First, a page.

Monday, August 10, 2015 at 8:06 PM

Lewis Dominguez said...

It could have been slowly sinking as he held on, which we can't exactly tell, but just givin' theories.

Friday, February 22, 2013 at 12:34 PM

The Mathlete said...

No problem! It cracked me up and I couldn't help figuring out the math behind the whole thing.

Monday, October 1, 2012 at 7:10 PM

The Mathlete said...

Wow, excellent point! I hadn't even thought of that.

Monday, October 1, 2012 at 7:09 PM

Steve said...

Except Jack had part of his body on the door, so even though his full weight wasn't on it, he would certainly add the extra 20 N needed to pull down an oak door. Since the door floated with Rose and part of Jack on it, it must have been pine, meaning Jack should have just come all the way up.

Monday, October 1, 2012 at 6:40 PM

3guys1movie said...

Hey thanks for the link to our site mentioning the Meme ;-)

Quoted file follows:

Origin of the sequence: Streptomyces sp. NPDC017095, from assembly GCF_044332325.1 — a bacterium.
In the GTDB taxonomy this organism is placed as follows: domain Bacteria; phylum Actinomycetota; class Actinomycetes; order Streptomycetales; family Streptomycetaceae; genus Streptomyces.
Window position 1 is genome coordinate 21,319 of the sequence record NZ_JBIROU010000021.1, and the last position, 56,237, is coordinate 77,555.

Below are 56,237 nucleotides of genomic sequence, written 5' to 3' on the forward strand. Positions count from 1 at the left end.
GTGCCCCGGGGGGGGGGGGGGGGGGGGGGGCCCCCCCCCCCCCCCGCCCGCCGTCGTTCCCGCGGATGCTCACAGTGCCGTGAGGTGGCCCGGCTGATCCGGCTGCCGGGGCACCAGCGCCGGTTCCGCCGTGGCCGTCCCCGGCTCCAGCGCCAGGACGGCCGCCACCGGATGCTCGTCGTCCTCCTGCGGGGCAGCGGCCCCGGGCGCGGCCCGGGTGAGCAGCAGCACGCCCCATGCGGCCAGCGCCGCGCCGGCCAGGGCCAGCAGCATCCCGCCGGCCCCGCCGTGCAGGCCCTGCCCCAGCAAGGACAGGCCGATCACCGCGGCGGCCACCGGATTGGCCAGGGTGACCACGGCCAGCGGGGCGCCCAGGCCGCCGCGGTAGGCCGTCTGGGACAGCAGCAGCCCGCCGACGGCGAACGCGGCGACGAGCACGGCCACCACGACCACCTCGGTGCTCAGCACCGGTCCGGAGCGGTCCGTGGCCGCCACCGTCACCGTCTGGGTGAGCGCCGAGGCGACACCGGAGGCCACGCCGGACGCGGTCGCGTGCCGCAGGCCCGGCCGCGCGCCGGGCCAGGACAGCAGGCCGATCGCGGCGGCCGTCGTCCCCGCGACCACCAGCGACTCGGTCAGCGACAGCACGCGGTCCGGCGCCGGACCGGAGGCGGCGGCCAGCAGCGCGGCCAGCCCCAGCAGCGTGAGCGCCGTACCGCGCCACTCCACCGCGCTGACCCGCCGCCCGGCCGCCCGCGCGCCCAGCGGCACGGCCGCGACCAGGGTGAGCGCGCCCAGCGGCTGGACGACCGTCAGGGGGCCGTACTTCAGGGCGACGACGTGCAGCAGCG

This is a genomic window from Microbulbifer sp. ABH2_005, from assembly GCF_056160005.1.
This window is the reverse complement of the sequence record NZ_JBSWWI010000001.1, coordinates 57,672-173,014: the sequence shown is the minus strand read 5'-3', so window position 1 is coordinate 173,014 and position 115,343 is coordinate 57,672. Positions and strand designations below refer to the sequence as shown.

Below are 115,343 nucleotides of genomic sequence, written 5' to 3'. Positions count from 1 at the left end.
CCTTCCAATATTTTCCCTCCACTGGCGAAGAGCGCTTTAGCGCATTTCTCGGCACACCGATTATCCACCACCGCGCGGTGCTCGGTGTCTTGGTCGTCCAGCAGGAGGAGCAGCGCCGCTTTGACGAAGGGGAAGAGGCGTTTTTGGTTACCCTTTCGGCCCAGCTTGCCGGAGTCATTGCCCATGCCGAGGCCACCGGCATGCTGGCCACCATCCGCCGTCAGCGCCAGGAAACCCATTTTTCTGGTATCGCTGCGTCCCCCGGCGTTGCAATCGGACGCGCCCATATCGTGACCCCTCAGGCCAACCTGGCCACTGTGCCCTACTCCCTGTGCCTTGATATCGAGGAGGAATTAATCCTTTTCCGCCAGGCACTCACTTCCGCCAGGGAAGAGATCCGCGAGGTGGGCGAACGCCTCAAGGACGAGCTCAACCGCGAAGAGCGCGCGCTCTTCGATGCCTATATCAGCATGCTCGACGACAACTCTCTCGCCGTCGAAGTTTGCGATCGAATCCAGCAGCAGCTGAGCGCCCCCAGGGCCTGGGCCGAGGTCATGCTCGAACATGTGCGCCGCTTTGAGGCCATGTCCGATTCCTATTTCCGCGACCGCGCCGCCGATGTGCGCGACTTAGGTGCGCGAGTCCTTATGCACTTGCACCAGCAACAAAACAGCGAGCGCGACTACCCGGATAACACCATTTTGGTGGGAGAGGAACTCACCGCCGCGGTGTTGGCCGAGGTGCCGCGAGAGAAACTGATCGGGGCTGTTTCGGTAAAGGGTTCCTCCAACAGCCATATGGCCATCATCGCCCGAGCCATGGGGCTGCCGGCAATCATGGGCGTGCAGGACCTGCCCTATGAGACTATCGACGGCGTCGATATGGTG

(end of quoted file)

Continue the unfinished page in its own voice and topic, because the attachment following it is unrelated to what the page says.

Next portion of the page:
Thursday, September 27, 2012 at 12:40 PM

Bilal said...

Titanic are designed with best qualities.vist onTitanic Events in Belfast

Thursday, September 27, 2012 at 7:38 AM

Anonymous said...

I thought I was living over a bakery, but apparently I live under a rock.

Wednesday, September 26, 2012 at 3:25 PM

The Mathlete said...

You did read the blog post, so technically, I win.

Wednesday, September 26, 2012 at 11:53 AM

The Mathlete said...

Excellent point. I had forgotten about that.

Wednesday, September 26, 2012 at 11:52 AM

Anonymous said...

I haven't seen the movie. I win.

Wednesday, September 26, 2012 at 11:41 AM

Anonymous said...

Never mind the door. Jack had been up to his neck in freezing water chained to a pipe for maybe a half hour before Rose finally freed him. She herself had to wade around below decks looking for him. They both would have been dead of hypothermia long before the ship sank.

Wednesday, September 26, 2012 at 11:27 AM